An engineering firm has been granted permission to expand its rural Aberdeenshire base, despite strong opposition from neighbours.
Thistle Design and Engineering sparked complaints from residents when it began using an open yard at its Old Deer premises to dismantle offshore machinery.
After locals raised concerns about noise problems to environmental health officers, the company was served with an enforcement order, calling a halt to any further outdoor work.
Aberdeenshire Council confirmed that the firm, part of Peterhead-based Thistle Marine, had been in breach of the order for some time.
The same firm sparked a row four years ago when it demolished an historic building, Ash Villa, at the Old Deer site without having the proper permission in place.
Now members of the Buchan area committee have backed new plans for an extension of the workshop, which the company said would move production indoors and out of sight. Bosses believe this would solve any noise problems.
But residents tried to block the proposal, claiming the company had a history of flouting rules and regulations.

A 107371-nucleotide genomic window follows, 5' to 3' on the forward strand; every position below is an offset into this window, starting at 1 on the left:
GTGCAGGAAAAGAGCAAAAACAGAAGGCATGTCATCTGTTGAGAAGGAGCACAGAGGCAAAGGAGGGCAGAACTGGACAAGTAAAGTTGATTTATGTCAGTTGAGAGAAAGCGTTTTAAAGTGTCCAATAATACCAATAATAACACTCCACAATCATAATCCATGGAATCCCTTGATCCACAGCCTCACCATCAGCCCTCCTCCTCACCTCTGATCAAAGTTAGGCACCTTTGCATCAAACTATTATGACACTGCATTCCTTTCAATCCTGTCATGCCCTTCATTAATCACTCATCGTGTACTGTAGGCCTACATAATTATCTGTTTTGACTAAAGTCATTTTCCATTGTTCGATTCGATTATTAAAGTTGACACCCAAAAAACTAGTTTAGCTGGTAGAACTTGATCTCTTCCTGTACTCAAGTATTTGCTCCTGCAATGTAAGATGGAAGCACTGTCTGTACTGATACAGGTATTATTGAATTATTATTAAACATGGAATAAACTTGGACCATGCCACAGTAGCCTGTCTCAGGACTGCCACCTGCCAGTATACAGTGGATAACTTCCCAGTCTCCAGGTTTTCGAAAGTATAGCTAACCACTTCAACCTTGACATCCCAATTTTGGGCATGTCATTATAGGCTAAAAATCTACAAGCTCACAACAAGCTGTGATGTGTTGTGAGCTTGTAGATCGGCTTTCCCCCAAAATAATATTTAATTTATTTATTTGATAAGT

They also said the extension was unsightly and would overshadow nearby properties.
Former Peterhead minister David Ross, who lives in the village, said: “All this stonewalling we’ve seen is just typical of Thistle Marine, they just do their own thing.
“This extension is massive and it will certainly have an impact on the village in terms of loss of light and overshadowing.”
He described the area committee’s decision as “disgraceful” and said it could set a precedent for other applications.
Councillors vote 8-2 to approve the proposal, but insisted that planting to screen the extension must be done first.
No one at the company’s Peterhead HQ was willing to speak about the decision last night.
Thistle Marine had previously apologised for demolishing Ash Villa, on the edge of Old Deer, but insisted it had not been aware the house was in a conservation zone.
Although bosses secured a demolition order from the local authority, the operation was carried out without formal conservation area consent or a building warrant.
The company was originally ordered to rebuild the house, but the Scottish Government later ruled that would not be necessary.